JRD: That's right! It's great fun. I'm a Welshman and I know of my immediate ancestors three or four hundred years back in that small part of Wales. But the Welsh are really, the Romano Britons, don't forget Rome ruled Britain. As far as we are from the Jamestown colony, to put it in our terms. To be a Roman was a great thing. You might not be a Roman, but you joined the Roman Army, because at the end of your time you got citizenship, you got your pension, you got the loot that you acquired from campaigning, and you got a grant of land. A decent hunk of land. Unfortunately it was never from the country that you came from. You now knew about military tactics , you were now an able, accomplished 25 year in the army survivor. You were as tough as nails, smart as a boot, and lethal. "I'm not sending you back to where you are from, soldier. You are now a Roman citizen. You were raised in North Africa, we will put you in Spain, or Britannia." The great thing about being a Roman citizen is that your children can never be enslaved. You would then marry in the local aristocracy. Everyone began to think that it would be nice to have a Roman in the family that way your family wouldn't be enslaved. And that's why after four centuries the Romano Britons were a pretty mixed lot. There would be North Africans, there probably would have been some Palestinians, Spaniards, Cyrenians, there would have been Germans all that sort of thing. And they were all now Roman citizens...The word Welsh itself is an Anglo-Saxon word. It means stranger or foreigner...So that's why I can probably pass for a lot of different nationalities. Because in that ancestry years ago, there was probably some black, some brown...They say of Britain if you go back to 1300, only 700 year ago, everyone in Britain has a common relative. If you go back 2400 years everyone in the world has a relative in common. If you go back 70,000 years ago, when something catastrophic happened, when the population was reduced to anywhere between 1000 to 10,000. We are all descendents of them...
PoG: You've seen the evolution of film first-hand. Do you feel movies are getting better than ever or worsening with advances in technology?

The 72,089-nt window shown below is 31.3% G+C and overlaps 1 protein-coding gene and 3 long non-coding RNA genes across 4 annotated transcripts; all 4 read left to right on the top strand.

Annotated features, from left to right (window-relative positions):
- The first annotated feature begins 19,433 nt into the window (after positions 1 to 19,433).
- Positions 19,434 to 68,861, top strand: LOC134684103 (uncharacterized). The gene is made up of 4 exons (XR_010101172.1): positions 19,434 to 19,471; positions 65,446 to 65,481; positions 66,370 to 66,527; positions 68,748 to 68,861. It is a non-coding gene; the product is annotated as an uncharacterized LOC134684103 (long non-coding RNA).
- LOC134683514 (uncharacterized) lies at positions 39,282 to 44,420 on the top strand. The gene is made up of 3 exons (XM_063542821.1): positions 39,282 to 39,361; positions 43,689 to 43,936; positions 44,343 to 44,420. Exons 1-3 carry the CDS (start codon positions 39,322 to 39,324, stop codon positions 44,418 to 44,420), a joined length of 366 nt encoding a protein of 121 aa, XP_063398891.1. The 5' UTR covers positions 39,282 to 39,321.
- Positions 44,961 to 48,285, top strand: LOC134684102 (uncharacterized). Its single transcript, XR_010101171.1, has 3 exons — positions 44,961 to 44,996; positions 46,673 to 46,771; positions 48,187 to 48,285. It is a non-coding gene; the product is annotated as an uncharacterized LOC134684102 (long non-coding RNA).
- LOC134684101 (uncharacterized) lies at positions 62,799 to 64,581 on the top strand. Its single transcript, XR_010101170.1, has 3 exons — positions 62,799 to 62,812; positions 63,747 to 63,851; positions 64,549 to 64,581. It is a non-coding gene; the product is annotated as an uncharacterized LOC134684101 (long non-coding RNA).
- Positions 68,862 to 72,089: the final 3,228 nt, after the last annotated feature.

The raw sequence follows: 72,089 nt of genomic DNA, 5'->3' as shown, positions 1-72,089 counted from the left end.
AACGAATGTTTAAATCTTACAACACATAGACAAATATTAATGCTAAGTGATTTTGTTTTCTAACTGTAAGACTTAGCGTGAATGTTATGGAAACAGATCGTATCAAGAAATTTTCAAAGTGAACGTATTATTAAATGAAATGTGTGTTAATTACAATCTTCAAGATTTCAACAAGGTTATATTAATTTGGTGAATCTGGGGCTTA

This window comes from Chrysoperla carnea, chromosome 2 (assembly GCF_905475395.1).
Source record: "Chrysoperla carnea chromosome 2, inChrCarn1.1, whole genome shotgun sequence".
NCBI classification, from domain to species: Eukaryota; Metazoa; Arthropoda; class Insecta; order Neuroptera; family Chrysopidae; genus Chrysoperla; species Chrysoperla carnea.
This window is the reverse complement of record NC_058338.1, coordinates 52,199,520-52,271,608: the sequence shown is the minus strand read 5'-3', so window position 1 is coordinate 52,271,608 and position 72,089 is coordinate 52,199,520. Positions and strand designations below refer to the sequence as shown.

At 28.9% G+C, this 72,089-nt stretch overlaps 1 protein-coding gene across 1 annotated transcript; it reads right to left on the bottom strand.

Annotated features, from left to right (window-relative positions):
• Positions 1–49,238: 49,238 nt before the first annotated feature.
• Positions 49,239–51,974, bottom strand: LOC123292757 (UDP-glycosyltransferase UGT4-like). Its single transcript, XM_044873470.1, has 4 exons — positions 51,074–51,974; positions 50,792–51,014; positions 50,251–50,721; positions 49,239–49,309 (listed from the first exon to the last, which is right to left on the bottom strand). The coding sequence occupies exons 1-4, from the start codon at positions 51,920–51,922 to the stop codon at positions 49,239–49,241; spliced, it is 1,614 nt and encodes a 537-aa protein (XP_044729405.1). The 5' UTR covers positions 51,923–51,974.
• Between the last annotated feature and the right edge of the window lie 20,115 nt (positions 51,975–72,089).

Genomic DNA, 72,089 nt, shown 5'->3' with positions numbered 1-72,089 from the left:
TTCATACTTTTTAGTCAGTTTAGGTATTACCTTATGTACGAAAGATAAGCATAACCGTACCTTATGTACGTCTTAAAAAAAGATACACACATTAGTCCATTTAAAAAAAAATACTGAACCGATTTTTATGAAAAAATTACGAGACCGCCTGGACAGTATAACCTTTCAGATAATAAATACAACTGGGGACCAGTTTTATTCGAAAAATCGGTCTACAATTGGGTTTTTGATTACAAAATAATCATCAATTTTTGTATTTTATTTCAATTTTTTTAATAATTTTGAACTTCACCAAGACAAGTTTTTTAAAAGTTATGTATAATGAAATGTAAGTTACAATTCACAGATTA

JRD: No, see there are good, bad, and indifferent films. It's all based on a great story and a great script. At heart, no matter how sophisticated we claim we are, we are all a sucker for a good story. It comes back from the days when we would sit around the campfire and the clan and the tribe were there. [Oral tradition.] Absolutely! And we would look at the stars in the night sky. Don't forget our ancestors lived half their lives in darkness. And we'd be looking at this incredible sparkling things up there and say, "What the hell are they? They seem so close. Are they fireflies?" Sometimes in modern civilization we forget what life is about. There are all sorts of people who will say life is about this and this. You can't make those statements without offending half of your audience. Because there is a breakdown in what our common value systems are, which is culturally catastrophic. In the end what I come up with is this. I will tell you what life is about. Life is about one...surviving. No matter what happens, survive. That is your first responsibility. The second is to do better than your father and mother did. Why? Because they want you to do that. And thirdly, make sure that your child, the children of your family, the children of your clan, the children of your nation, the children of humanity are equipped to do better than you did. That's how we've got to this extraordinary position that we have. And in our background, there will be mothers who have eaten mud in order to survive. So that child, that is your ancestor and my ancestor, survived. And we should honor them because they survived and we are here. And all that existential bull**** that "life has no meaning." Well life has a meaning. Life is live. And do better than they did, because that's what they want us to do.
Well said. It's all of our responsibility to continue telling and supporting good stories, while constantly improving on what has come before. We want to thank Rhys-Davies for taking the time to sit with us and wax poetic on a wide range of topics. You will be able to see him in a variety of film and TV projects in 2015, so stay tuned.
Let us know what you think of what John Rhys-Davies career on the comment boards!
Source: Point of Geeks